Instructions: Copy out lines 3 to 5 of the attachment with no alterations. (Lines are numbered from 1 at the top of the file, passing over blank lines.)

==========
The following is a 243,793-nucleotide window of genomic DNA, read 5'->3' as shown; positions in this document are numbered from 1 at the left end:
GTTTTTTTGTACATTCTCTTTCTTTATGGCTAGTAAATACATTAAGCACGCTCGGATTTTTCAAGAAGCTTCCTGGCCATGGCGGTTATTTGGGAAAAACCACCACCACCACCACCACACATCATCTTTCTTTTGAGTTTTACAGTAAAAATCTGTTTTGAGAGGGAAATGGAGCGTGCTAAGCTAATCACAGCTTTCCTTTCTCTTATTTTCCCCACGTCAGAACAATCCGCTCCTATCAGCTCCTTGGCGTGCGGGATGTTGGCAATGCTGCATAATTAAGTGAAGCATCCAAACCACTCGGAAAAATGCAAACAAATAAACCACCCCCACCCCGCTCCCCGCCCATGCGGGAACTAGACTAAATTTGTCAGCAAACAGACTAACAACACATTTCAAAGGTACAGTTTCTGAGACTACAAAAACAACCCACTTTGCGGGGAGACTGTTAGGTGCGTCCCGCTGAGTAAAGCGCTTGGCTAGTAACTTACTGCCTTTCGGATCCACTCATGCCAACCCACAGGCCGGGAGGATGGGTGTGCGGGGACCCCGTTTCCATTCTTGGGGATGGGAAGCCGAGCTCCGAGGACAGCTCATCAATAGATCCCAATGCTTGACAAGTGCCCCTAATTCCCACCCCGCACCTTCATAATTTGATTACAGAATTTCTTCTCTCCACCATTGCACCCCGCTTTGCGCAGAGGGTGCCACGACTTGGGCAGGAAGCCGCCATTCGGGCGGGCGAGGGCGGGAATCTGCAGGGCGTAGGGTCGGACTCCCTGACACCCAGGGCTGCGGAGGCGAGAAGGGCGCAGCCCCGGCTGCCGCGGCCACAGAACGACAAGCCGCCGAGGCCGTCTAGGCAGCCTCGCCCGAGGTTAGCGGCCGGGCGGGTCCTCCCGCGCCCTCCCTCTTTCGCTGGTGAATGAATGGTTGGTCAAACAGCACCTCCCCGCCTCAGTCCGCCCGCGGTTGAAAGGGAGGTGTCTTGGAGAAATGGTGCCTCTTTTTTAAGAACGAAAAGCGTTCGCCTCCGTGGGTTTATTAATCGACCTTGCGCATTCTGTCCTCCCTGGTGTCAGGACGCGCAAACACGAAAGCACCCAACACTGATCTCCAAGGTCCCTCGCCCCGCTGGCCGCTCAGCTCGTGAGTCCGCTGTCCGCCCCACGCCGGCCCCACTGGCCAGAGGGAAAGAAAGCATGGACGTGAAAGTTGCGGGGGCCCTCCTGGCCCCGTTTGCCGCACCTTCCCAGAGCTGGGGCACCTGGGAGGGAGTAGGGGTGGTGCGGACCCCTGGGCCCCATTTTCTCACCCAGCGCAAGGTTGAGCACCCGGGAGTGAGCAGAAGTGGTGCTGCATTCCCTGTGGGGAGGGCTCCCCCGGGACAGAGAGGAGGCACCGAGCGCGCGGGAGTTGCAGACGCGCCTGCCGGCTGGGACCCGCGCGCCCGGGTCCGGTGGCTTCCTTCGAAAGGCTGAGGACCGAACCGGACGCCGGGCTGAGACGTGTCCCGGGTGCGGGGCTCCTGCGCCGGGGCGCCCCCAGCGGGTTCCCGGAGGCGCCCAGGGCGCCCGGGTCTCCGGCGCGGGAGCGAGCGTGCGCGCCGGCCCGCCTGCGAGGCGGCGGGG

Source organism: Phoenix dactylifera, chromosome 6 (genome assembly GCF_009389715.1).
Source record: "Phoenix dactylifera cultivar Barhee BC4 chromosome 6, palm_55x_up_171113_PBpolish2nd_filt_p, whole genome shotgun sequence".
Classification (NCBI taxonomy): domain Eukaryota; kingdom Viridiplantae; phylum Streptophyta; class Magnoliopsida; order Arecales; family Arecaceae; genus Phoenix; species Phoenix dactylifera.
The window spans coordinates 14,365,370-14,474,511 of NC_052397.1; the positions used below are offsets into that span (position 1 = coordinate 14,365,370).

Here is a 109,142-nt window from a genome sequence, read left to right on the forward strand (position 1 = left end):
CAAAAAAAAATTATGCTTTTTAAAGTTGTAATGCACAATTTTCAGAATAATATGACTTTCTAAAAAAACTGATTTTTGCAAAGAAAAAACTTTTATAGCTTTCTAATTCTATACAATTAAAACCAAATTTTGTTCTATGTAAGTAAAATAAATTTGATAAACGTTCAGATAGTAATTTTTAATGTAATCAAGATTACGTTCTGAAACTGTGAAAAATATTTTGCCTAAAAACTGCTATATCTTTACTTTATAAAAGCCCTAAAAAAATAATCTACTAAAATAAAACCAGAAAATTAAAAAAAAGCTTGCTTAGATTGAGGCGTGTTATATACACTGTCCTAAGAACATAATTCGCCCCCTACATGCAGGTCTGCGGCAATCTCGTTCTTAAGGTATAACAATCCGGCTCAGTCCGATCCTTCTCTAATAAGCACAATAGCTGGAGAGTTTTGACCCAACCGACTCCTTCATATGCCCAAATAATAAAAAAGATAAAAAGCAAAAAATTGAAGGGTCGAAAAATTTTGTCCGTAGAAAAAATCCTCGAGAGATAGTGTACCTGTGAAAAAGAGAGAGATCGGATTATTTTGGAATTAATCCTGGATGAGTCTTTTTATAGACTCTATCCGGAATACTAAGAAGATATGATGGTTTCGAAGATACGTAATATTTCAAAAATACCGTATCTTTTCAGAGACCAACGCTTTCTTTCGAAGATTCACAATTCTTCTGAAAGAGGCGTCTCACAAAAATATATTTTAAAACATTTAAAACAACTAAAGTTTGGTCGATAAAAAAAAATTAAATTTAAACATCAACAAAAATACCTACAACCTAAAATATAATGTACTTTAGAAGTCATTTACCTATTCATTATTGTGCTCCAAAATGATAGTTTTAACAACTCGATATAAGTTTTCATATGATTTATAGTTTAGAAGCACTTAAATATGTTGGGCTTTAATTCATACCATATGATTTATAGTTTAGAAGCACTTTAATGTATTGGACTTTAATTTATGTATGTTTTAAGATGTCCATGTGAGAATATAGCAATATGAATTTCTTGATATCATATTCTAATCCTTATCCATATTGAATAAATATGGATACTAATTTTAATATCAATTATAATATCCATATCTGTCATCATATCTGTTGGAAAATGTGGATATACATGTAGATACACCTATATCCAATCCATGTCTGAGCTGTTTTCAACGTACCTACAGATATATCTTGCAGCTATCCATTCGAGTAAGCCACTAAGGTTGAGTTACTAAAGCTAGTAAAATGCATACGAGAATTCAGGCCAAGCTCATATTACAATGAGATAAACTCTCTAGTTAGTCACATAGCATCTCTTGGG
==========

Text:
Source organism: Phoenix dactylifera, chromosome 6 (genome assembly GCF_009389715.1).
Source record: "Phoenix dactylifera cultivar Barhee BC4 chromosome 6, palm_55x_up_171113_PBpolish2nd_filt_p, whole genome shotgun sequence".
Classification (NCBI taxonomy): domain Eukaryota; kingdom Viridiplantae; phylum Streptophyta; class Magnoliopsida; order Arecales; family Arecaceae; genus Phoenix; species Phoenix dactylifera.